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Treatment of large avascular retinal pigment epithelium detachments in age-related macular degeneration with aflibercept, photodynamic therapy, and triamcinolone acetonide

Authors Tvenning AO, Hedels C, Krohn J, Austeng D

Received 23 September 2018

Accepted for publication 21 December 2018

Published 1 February 2019 Volume 2019:13 Pages 233—241

DOI https://doi.org/10.2147/OPTH.S188315

Checked for plagiarism Yes

Review by Single-blind

Peer reviewers approved by Dr Colin Mak

Peer reviewer comments 2

Editor who approved publication: Dr Scott Fraser


Arnt-Ole Tvenning,1,2 Christian Hedels,3 Jørgen Krohn,4,5 Dordi Austeng1,2

1Department of Neuromedicine and Movement Science, Faculty of Medicine and Health Sciences, NTNU, Norwegian University of Science and Technology, 7491 Trondheim, Norway; 2Department of Ophthalmology, St. Olavs Hospital, Trondheim University Hospital, 7006 Trondheim, Norway; 3Hedels Eye Clinic, 6517 Kristiansund, Norway; 4Department of Clinical Medicine, Section of Ophthalmology, University of Bergen, 5021 Bergen, Norway; 5Department of Ophthalmology, Haukeland University Hospital, 5053 Bergen, Norway

Purpose: To evaluate the use of aflibercept, triamcinolone acetonide, and photodynamic therapy (PDT) in the treatment of avascular pigment epithelium detachments (aPEDs).
Patients and methods: Patients with treatment-naïve aPEDs ≥1,500 µm in diameter were randomized to treatment or observation. Treatment consisted of 6 monthly intravitreal injections of aflibercept. If the aPED persisted, the patients were treated with half-fluence PDT in combination with intravitreal triamcinolone acetonide and aflibercept. The primary outcome was change of best-corrected visual acuity (BCVA) after 24 months of follow-up. Secondary outcomes were changes in pigment epithelium volume, height and diameter, central retinal thickness, and number of patients developing choroidal neovascularization or geographic atrophy (GA).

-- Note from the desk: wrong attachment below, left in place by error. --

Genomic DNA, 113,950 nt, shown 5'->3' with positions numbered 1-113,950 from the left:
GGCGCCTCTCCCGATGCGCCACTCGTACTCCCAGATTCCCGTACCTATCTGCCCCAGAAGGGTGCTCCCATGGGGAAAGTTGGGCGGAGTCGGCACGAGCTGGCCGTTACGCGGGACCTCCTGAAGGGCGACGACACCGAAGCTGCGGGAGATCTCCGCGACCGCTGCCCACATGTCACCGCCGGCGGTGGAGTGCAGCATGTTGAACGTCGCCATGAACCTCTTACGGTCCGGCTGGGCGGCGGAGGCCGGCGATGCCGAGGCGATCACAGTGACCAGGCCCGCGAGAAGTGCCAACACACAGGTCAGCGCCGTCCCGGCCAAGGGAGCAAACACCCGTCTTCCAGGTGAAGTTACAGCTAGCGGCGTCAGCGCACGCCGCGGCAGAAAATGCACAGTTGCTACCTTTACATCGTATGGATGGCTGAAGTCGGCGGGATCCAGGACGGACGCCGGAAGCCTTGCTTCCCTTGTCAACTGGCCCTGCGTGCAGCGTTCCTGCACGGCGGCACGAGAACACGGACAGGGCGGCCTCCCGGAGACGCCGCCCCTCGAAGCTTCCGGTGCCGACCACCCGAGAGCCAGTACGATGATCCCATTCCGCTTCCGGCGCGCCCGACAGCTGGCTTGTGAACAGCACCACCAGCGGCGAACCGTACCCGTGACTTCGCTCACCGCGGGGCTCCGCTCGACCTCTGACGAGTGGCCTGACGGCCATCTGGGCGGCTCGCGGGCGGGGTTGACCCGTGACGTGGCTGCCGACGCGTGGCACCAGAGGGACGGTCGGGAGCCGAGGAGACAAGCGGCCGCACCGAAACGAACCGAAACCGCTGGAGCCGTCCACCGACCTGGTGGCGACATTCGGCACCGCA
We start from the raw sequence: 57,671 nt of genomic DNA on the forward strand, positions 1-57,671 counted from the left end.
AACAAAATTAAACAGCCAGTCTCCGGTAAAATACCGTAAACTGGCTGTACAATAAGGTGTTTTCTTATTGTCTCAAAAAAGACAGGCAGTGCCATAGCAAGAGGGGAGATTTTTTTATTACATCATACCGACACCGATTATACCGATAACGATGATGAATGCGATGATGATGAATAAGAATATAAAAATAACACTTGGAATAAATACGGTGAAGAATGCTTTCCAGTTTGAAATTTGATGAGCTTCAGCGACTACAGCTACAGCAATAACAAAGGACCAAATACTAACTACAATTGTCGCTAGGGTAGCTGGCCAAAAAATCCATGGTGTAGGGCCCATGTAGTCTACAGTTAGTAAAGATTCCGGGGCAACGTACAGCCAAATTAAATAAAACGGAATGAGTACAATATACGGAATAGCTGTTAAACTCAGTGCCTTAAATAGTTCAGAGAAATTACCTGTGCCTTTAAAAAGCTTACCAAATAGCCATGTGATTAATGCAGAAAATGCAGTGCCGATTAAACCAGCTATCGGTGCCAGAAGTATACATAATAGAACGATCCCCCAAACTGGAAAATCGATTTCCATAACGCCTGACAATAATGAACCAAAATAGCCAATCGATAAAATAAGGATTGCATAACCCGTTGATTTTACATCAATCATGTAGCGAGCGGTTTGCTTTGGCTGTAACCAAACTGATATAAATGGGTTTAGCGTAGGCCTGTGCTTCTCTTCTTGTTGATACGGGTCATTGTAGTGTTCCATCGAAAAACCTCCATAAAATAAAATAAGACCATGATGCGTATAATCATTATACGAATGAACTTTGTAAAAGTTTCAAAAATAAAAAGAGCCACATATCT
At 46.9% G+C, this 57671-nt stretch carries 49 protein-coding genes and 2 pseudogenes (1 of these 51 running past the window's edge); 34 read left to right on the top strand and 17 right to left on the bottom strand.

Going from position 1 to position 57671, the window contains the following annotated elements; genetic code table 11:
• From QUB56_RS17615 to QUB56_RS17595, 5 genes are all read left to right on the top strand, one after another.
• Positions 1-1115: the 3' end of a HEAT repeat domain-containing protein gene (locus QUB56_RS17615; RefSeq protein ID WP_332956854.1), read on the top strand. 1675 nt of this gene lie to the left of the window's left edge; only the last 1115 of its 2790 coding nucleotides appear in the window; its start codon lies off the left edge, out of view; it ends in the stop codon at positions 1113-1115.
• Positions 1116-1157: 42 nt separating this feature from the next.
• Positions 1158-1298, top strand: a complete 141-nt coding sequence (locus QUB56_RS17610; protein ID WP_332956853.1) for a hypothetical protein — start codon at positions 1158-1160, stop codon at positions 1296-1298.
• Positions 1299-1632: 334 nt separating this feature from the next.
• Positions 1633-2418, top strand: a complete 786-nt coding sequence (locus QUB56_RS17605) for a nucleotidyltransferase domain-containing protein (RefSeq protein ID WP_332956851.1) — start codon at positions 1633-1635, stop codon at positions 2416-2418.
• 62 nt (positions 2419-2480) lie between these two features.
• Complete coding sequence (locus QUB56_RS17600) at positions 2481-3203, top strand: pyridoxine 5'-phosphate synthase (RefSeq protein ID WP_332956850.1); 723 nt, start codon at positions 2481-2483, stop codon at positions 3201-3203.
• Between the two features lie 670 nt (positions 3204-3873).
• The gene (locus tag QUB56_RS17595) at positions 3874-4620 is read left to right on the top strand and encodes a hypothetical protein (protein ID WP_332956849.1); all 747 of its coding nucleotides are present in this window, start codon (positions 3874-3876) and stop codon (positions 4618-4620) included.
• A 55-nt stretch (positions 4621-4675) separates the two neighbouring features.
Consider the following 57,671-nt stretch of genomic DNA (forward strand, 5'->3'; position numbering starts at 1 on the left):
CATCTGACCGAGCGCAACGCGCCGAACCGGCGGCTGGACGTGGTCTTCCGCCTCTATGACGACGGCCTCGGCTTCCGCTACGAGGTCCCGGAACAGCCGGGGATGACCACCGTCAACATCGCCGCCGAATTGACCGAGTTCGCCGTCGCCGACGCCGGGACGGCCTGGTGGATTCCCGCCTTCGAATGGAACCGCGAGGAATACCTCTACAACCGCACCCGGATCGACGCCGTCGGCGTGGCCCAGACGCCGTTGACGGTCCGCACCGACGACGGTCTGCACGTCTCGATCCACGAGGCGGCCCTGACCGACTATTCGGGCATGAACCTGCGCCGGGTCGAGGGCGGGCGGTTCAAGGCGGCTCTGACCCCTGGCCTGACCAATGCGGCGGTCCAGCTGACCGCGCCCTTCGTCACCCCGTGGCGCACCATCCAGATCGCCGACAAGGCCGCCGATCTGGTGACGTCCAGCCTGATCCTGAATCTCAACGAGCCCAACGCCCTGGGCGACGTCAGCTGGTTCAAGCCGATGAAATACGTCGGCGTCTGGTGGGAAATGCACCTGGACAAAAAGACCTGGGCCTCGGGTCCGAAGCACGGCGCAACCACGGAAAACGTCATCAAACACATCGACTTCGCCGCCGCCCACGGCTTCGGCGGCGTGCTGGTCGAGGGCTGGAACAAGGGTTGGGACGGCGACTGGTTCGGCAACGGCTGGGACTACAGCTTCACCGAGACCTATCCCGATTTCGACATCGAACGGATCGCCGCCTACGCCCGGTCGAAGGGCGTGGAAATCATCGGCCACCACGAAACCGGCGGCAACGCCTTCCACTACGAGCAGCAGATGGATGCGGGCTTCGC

Results: Treatment and inclusion of patients were stopped after an interim analysis of 6-month data because 75% of the aPEDs were in different stages of GA. Nine patients with aPED were included in the study, of these one patient was excluded because of bilateral central serous chorioretinopathy. The remaining eight had drusenoid aPEDs. After 24 months of follow-up, estimated means of BCVA decreased by 4.2 and 20.8 letters in the treatment and observation group, respectively. This decrease over time was not significantly different between groups (P=0.140, 95% CI -5.3, 38.6). Estimated means of PED volume, height, diameter, and central retinal thickness were not significantly different between groups. Choroidal neovascularization and retinal pigment epithelium tear developed in one patient in the treatment group. One patient in the treatment group and two patients in the observation group progressed to complete retinal pigment epithelium and outer retinal atrophy. A decrease in PED volume was associated with the development of complete retinal pigment epithelium and outer retinal atrophy (P=0.029).
Conclusion: This small trial indicates that multitargeted, primarily antiangiogenic therapy does not favorably alter the natural course of drusenoid aPEDs.

Keywords: drusenoid, geographic atrophy, anti-VEGF, PDT

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